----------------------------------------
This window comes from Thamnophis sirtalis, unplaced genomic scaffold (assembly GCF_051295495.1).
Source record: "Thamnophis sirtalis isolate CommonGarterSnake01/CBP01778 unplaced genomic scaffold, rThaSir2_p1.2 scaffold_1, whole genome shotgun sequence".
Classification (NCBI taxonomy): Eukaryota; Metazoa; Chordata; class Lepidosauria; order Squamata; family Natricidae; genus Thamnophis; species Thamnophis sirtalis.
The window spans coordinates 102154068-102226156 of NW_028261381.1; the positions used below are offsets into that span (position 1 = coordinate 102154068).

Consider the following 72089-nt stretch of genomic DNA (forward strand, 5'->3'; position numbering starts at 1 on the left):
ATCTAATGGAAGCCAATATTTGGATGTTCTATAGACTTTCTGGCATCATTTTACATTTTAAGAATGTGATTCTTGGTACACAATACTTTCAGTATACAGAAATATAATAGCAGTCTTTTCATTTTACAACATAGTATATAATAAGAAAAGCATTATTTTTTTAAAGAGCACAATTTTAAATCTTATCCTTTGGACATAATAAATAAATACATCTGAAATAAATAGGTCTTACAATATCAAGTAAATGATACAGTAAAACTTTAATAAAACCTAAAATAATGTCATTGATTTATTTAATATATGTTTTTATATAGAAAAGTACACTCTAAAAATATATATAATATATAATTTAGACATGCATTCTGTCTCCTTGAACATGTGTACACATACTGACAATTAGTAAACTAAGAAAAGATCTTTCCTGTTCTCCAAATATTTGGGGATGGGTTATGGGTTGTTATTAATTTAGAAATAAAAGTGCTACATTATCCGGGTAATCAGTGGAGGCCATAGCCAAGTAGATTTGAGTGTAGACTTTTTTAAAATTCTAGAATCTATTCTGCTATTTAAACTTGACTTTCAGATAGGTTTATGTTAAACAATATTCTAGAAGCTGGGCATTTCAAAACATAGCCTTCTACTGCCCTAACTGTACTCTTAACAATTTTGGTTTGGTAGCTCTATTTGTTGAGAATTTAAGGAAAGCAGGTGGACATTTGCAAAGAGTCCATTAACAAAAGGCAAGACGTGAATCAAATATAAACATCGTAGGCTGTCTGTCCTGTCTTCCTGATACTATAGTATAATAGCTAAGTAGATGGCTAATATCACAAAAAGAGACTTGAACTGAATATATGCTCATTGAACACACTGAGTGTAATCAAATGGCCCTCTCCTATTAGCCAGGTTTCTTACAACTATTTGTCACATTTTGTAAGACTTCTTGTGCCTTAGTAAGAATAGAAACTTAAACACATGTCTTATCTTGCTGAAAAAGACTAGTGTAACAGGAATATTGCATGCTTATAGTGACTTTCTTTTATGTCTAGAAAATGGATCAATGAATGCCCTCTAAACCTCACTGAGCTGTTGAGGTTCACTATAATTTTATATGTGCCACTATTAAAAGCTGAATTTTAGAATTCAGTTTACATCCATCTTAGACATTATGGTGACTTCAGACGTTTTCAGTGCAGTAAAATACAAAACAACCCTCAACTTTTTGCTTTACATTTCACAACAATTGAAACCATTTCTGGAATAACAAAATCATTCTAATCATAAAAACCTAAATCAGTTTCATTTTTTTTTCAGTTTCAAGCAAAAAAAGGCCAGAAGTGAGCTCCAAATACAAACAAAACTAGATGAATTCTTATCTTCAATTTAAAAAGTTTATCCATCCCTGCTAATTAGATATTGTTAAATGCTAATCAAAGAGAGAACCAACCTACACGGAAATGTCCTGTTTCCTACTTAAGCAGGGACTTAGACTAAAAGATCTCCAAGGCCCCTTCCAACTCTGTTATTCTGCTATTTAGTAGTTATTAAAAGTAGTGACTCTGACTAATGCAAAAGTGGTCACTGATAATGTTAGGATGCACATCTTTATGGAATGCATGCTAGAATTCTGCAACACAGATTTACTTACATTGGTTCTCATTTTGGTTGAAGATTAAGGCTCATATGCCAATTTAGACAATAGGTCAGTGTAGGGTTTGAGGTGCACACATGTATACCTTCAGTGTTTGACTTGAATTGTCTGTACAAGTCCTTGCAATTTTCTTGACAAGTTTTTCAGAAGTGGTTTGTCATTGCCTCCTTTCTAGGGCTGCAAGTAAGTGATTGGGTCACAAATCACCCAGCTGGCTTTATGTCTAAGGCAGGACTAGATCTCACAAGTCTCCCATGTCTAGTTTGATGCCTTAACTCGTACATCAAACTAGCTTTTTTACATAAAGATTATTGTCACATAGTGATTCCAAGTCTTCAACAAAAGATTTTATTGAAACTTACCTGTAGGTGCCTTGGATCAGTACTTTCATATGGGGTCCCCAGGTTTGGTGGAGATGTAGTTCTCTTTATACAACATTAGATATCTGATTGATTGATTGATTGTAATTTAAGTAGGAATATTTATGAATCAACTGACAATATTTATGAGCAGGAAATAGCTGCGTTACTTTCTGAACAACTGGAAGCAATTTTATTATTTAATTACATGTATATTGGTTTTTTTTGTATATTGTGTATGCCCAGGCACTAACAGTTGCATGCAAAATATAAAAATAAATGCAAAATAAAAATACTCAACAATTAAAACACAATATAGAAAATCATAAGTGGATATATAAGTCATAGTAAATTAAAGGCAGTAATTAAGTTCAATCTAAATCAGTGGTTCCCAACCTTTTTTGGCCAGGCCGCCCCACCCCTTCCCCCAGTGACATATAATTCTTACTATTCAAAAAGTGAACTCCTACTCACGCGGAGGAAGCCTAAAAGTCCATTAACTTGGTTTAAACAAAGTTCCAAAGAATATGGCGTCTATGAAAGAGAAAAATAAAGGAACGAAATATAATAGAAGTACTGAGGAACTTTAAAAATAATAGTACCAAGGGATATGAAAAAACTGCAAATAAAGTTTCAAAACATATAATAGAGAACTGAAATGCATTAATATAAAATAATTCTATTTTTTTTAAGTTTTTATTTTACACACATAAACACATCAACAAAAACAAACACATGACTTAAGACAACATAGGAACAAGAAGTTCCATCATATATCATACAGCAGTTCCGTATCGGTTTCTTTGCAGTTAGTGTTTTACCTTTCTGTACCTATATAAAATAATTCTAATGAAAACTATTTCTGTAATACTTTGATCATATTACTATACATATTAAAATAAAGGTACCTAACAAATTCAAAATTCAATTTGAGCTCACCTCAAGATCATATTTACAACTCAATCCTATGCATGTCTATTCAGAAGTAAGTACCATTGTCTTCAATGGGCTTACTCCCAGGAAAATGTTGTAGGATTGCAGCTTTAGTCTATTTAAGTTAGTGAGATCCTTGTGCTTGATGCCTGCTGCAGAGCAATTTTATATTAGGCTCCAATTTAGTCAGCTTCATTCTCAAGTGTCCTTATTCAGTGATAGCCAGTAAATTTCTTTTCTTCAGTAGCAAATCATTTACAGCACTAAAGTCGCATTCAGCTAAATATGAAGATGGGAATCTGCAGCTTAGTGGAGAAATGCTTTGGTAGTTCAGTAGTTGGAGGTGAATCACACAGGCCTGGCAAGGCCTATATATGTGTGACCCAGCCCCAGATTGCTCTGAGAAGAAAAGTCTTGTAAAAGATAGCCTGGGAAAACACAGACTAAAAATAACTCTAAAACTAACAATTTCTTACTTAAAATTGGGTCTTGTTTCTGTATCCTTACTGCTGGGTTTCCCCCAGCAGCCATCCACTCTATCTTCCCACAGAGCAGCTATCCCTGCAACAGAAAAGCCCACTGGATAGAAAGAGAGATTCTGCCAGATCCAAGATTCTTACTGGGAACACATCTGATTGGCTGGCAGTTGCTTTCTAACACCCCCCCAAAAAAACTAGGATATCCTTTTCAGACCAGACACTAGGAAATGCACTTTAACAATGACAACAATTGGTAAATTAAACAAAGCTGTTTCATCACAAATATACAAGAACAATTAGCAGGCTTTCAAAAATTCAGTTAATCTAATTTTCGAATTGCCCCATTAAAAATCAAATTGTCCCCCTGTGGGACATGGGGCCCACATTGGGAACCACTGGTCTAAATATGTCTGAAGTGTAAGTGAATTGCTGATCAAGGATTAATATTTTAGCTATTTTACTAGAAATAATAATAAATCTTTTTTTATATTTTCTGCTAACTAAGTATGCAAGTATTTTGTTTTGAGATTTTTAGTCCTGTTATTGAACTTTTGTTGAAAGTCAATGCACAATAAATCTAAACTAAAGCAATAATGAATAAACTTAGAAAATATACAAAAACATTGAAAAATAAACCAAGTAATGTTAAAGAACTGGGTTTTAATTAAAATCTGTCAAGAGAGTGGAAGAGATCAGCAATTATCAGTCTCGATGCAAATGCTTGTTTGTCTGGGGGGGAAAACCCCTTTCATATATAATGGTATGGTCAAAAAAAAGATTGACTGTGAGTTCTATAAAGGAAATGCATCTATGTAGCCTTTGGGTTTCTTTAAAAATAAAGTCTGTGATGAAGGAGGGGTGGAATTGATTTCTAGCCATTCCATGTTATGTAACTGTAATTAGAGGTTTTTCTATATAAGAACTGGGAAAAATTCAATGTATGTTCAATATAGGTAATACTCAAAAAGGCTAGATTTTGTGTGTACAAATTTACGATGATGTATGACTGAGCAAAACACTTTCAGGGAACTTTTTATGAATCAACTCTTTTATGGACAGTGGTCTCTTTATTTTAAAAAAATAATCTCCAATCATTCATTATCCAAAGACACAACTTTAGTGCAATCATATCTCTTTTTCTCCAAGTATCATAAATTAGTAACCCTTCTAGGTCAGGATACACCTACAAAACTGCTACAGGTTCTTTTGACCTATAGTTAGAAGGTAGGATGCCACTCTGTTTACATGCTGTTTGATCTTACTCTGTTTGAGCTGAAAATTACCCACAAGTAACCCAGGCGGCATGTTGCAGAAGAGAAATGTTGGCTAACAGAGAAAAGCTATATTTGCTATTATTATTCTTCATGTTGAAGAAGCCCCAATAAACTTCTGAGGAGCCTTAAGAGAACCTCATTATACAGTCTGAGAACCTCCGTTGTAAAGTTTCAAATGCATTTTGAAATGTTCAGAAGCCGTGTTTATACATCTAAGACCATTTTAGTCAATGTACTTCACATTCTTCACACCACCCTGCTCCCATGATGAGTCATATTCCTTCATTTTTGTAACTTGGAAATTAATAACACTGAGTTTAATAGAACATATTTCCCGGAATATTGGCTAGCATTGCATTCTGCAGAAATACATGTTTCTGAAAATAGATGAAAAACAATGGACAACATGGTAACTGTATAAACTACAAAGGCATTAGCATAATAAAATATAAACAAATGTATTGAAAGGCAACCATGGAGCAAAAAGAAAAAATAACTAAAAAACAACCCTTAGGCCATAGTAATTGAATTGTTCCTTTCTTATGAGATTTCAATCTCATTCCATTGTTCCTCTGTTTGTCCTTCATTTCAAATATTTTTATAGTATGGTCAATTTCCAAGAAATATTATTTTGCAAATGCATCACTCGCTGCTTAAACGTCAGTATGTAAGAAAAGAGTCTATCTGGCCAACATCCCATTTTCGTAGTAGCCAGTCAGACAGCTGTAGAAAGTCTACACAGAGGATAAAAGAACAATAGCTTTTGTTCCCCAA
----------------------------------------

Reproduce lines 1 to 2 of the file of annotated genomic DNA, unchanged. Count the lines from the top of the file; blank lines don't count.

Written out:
This window comes from Thamnophis sirtalis, unplaced genomic scaffold (assembly GCF_051295495.1).
Source record: "Thamnophis sirtalis isolate CommonGarterSnake01/CBP01778 unplaced genomic scaffold, rThaSir2_p1.2 scaffold_1, whole genome shotgun sequence".